- The value of new home loans approved in Australia fell 3.2% in March, resuming the downtrend that was briefly interrupted by a small 2% increase in February.
- From a year earlier, the value of new loans to owner-occupiers and investors tumbled by 15.2% and 25.9% respectively.
- New monthly lending to investors has nearly halved from the record levels seen in 2017.
Australian home loan lending fell heavily again in March, driven by declines to both owner-occupiers and investors.
According to figures newly-released by the Australian Bureau of Statistics (ABS), the total value of new loans fell 3.2% to $16.937 billion after seasonal adjustments, leaving the decline on a year earlier at 18.4%.
The decline in March followed a smaller 2% increase in the value of new home loans in February, resuming the downtrend that’s now been in place for well over a year.
New lending to owner-occupiers fell 3.4% from February to $12.396 billion, reversing the 2.8% increase reported one month earlier.
“There were large falls in the value of lending for owner-occupier dwellings in seasonally-adjusted terms in both New South Wales and Queensland in March, after rises in both states the previous month” said Bruce Hockman, chief economist at the ABS, in an accompanying statement.
From a year earlier, the total value of new owner-occupier home loans nationally slumped 15.2%.
The ABS said total new loans to owner-occupiers fell 2.8% to 31,130 after adjusting for seasonal patterns, leaving the number down 13.8% from 12 months earlier.
Loans to purchase existing dwellings fell 3.3% to 23,513 during the month. Elsewhere, those to purchase newly-constructed homes declined by a larger 4.7% to 2,005.
New owner-occupier loans to build a new home managed to buck the broader trend, inching up 0.1% to 5,612 after seasonal adjustments.
“The number of lending commitments made to owner-occupier first home buyers recorded a relatively small fall — down 0.5% — compared to the fall in the number of lending commitments made to non-first home buyers which fell 3.3% in March,” the ABS said.
Mirroring the decline in owner-occupier finance during March, the value of new loans to property investors continued to fall, sliding 2.7% to $4.54 billion from a month earlier.
“Nationally, lending for investment dwellings also contracted further in March with the series down 25.9% compared to March 2018,” Hockman said.
“The level of new lending for investment dwellings is at its lowest level since March 2011.”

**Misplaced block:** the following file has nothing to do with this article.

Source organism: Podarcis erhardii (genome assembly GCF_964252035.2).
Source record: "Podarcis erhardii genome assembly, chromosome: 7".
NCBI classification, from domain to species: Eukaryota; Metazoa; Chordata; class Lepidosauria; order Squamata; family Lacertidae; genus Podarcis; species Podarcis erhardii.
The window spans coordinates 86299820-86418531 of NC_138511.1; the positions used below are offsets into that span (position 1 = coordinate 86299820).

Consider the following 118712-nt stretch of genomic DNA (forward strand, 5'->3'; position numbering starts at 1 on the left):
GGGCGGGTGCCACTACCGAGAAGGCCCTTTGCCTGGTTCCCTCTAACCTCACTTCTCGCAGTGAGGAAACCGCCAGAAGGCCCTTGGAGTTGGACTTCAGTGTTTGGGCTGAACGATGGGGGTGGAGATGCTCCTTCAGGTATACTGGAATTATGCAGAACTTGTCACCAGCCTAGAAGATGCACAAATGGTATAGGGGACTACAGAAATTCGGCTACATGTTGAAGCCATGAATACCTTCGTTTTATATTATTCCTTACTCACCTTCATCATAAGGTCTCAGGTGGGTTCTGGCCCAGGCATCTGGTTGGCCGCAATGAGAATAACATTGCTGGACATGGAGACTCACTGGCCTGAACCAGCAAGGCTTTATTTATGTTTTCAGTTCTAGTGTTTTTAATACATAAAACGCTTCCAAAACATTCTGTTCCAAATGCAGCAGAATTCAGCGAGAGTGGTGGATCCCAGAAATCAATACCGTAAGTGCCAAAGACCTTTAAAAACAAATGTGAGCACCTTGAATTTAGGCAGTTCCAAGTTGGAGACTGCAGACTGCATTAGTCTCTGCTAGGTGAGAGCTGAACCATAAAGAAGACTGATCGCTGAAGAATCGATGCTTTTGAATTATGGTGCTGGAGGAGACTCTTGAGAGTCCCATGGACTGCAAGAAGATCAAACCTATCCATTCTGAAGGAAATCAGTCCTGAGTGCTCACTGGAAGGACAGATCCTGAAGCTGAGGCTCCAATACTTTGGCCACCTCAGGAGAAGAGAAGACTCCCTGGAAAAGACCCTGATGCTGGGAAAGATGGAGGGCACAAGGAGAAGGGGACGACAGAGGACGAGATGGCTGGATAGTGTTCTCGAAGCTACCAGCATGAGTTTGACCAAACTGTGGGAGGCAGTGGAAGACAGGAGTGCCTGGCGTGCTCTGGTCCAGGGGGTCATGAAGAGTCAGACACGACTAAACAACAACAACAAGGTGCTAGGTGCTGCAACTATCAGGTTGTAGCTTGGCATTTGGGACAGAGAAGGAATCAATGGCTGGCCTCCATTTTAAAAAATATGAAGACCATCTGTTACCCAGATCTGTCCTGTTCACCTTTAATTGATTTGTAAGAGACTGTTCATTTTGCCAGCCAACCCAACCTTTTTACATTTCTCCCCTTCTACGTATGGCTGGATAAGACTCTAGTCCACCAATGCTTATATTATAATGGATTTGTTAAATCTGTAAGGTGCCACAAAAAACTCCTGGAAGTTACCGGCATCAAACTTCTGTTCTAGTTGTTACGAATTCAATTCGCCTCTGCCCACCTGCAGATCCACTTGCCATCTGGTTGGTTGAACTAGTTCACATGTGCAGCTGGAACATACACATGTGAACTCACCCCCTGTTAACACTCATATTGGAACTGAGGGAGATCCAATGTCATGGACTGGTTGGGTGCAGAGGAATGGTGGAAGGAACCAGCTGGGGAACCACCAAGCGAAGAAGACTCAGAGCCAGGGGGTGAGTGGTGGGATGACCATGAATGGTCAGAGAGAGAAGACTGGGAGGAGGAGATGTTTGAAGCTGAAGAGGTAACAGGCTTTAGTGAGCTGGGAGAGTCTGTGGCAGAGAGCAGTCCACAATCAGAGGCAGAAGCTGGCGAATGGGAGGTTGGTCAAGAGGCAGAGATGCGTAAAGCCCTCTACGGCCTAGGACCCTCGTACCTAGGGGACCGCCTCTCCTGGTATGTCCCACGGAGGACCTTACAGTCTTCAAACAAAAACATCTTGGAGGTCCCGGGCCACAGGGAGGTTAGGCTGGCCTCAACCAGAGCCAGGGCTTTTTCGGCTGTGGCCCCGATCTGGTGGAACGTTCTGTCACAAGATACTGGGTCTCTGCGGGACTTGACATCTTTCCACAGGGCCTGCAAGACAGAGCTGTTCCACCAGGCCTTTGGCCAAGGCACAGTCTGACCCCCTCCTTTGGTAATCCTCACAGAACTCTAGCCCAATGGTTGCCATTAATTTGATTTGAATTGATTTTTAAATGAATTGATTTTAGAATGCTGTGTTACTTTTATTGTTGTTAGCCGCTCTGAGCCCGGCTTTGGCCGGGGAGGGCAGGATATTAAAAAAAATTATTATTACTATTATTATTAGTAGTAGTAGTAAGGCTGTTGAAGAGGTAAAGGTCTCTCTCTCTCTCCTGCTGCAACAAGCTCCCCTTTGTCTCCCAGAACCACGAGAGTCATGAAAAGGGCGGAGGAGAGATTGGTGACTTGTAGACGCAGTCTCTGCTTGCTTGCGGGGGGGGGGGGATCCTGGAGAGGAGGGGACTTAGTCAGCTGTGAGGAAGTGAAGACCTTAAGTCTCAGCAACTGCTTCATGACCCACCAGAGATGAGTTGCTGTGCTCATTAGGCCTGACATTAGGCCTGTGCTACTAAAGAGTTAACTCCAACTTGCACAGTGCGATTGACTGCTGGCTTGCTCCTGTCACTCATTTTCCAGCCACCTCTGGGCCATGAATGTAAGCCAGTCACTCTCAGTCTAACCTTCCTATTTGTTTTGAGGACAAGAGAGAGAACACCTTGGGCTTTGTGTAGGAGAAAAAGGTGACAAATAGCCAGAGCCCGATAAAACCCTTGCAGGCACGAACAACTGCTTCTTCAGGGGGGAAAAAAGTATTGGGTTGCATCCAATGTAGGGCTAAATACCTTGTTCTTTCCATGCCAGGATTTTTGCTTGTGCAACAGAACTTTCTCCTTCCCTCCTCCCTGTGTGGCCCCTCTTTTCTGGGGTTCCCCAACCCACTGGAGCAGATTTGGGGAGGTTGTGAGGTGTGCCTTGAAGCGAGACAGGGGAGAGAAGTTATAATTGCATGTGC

The value of new investor housing finance has now fallen 46.5% from the record levels set in 2017.
The decline in the value of new home loan lending to both owner-occupiers and investors reflects a variety of factors, including reduced turnover in the housing market, lower home prices, the impact of tighter lending standards and weaker demand at a time when property values are still falling.
“We expect [lending to both owner-occupiers and investors] to remain under pressure as more stringent lending standards make it harder to secure financing, while falling house prices and historically low rental yields limit the appeal of the asset class in general,” said J.P. Morgan economist Tom Kennedy.
The weakness in investor lending may also reflect uncertainty over the upcoming federal election result, including flagged changes to the tax treatment of housing at the start of next year should the Labor Party take office following next Saturday’s general election.
“The fall in investor lending was first kicked off by changes by APRA to limit interest-only lending,” said Kristina Clifton, senior economist at the Commonwealth Bank.
“However more recently election uncertainty is likely to be weighing on investor sentiment.
“If elected, the Labor [opposition] is promising to remove negative gearing and halve the capital gains tax concessional on all but new residential property. This will be grandfathered for existing arrangements.”
While uncertainty over the election result will be resolved within the next week, with the value of both new owner-occupier and investor loans continuing to decline, Clifton says the surprise lift in lending recorded in February looks like it was an “aberration rather than the start of a new trend”.
Kaixin Owyong, economist at the National Australia Bank, expressed similar sentiment following the release of the latest housing finance data.
“There is little sign of stabilisation in the numbers and home loan approvals,” he said.
“The outlook remains for a continued downtrend, particularly for investor lending, as a number of off-the-plan apartments are completed and settled over the next year or two.”
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